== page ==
If we Christians of a liturgical bent get through the three days - Maundy Thursday to The Vigil of Easter - we take part in a holy event unlike any other in the Christian year.
In a wonderful meditation on the meaning of the Triduum Jim Friedirch writes
"To treat the Triduum as a la carte, or to skip it altogether, would be to miss the richness of the interrelated whole. Imagine only seeing one act of Hamlet, or skipping the final movement of Beethoven’s Ninth. There are things we can only find out by entering into them fully. The journey is how we know."
Read the whole thing HERE.
The journey is how we know. It is true, often true, that the only way to know is to walk, to journey, to go from here (messy meals with friends and disaster following to absolute devastation in execution), to there, ( the stunning and strange emptiness that points to fullness of life, and joy.) Sometimes the only way to know is to take a journey. And the liturgy of this journey can be powerful.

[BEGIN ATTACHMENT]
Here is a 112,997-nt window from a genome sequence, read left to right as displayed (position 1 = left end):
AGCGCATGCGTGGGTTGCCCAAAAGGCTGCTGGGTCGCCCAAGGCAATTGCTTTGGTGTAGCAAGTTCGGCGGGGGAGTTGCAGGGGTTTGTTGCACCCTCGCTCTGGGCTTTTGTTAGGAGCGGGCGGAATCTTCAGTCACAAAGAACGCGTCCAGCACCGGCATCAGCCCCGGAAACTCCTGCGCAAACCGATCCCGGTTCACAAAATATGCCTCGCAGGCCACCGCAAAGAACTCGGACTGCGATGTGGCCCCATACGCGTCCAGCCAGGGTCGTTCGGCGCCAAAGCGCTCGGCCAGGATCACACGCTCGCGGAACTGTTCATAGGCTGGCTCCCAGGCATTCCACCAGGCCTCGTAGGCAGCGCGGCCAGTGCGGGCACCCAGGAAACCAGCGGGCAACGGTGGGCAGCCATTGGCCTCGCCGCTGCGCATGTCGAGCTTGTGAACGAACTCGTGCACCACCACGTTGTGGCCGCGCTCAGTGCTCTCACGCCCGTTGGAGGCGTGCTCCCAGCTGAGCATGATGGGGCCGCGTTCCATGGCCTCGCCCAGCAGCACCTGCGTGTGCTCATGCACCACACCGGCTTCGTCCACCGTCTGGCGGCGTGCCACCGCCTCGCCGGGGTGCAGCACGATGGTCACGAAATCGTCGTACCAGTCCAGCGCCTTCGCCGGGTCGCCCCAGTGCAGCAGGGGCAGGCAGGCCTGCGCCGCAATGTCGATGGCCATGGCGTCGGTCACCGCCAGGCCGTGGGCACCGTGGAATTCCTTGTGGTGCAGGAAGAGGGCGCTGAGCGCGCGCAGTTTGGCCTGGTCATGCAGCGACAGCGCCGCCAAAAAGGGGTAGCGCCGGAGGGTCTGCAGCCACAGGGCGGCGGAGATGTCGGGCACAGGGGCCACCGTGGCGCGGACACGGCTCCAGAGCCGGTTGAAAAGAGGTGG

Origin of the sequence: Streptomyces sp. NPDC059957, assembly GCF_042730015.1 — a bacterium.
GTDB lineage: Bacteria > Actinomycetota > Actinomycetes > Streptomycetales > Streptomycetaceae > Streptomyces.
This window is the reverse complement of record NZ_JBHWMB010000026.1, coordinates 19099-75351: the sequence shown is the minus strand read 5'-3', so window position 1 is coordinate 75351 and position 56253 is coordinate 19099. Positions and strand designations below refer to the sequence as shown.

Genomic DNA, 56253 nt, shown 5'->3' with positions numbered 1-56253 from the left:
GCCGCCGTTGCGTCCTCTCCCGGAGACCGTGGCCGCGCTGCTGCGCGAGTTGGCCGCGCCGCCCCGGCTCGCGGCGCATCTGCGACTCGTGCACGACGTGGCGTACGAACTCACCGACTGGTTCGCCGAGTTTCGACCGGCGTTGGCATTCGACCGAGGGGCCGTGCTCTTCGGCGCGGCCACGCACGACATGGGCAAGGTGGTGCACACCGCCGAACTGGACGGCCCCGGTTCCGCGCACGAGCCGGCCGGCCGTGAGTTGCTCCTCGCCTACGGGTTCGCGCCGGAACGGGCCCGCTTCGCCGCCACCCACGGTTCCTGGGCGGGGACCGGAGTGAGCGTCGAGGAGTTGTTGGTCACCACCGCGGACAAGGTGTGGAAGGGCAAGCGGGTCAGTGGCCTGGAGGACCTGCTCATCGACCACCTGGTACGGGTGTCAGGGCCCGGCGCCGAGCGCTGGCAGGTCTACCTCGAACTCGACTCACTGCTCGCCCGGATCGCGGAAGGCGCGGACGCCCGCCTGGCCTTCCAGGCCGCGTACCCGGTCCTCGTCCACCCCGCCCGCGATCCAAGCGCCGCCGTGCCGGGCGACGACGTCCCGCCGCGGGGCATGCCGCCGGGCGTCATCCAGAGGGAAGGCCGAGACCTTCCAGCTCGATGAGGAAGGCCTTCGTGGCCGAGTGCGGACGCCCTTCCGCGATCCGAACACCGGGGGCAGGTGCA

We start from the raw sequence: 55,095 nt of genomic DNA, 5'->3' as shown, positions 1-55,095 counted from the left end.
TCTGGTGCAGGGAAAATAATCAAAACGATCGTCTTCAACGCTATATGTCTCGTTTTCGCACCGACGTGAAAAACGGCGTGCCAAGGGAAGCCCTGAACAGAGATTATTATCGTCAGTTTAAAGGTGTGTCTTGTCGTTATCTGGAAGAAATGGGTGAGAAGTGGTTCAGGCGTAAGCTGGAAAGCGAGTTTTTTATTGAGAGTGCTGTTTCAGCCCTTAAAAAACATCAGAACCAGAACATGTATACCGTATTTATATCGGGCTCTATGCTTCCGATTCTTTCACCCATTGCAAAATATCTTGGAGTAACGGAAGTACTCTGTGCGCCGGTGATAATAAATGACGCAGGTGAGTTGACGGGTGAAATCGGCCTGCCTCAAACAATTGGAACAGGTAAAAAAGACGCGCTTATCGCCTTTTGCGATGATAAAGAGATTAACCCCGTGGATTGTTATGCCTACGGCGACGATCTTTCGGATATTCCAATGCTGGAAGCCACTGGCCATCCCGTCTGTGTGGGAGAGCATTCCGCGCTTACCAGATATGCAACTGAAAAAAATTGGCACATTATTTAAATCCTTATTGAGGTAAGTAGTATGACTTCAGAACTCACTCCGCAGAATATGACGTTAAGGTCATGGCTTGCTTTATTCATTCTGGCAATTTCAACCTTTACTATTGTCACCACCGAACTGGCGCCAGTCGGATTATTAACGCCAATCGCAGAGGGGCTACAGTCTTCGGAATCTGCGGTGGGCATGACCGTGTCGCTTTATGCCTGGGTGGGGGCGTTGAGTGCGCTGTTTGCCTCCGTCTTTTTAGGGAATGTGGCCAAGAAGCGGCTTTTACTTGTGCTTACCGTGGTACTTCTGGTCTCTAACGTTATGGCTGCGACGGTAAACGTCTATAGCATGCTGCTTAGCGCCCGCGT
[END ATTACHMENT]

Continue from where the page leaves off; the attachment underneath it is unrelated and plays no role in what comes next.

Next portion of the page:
I remember one year at St. Thomas' Newark, where I was interim, we paid considerable attention to Holy Week, and in particular the Triduum (although I didn't call it that at the time). We did indeed see and experience it as a whole. One of those who came for every part of this liturgical cycle said, "Thank you for making Holy Week holy."
It solidified my sense that we ought to look at the whole of that time (including the "intermissions" between services) as a time of meditation on last and then first things, on weeping and then dance.
At the close of Jim's meditation he says,
"In the apocryphal Acts of John, Jesus leads his disciples in a
dance. Some are resistant, but he tells them, “Those who do not dance do
not know what happens.” By the time we reach the Vigil finale Saturday
night, dancing around the altar to “Jesus Christ is Risen Today,” we
will all know what happens."
Here at the church by the bay and the big water in Lewes, Delaware, people are not much given to dance in the physical space that is our church, but perhaps, just perhaps, we will have been on the same journey, and the dance will be by the heavenly beings that hover 'round us when we sing with delight that indeed "Jesus Christ is Risen Today." And who knows, maybe there will be dancing in the aisles.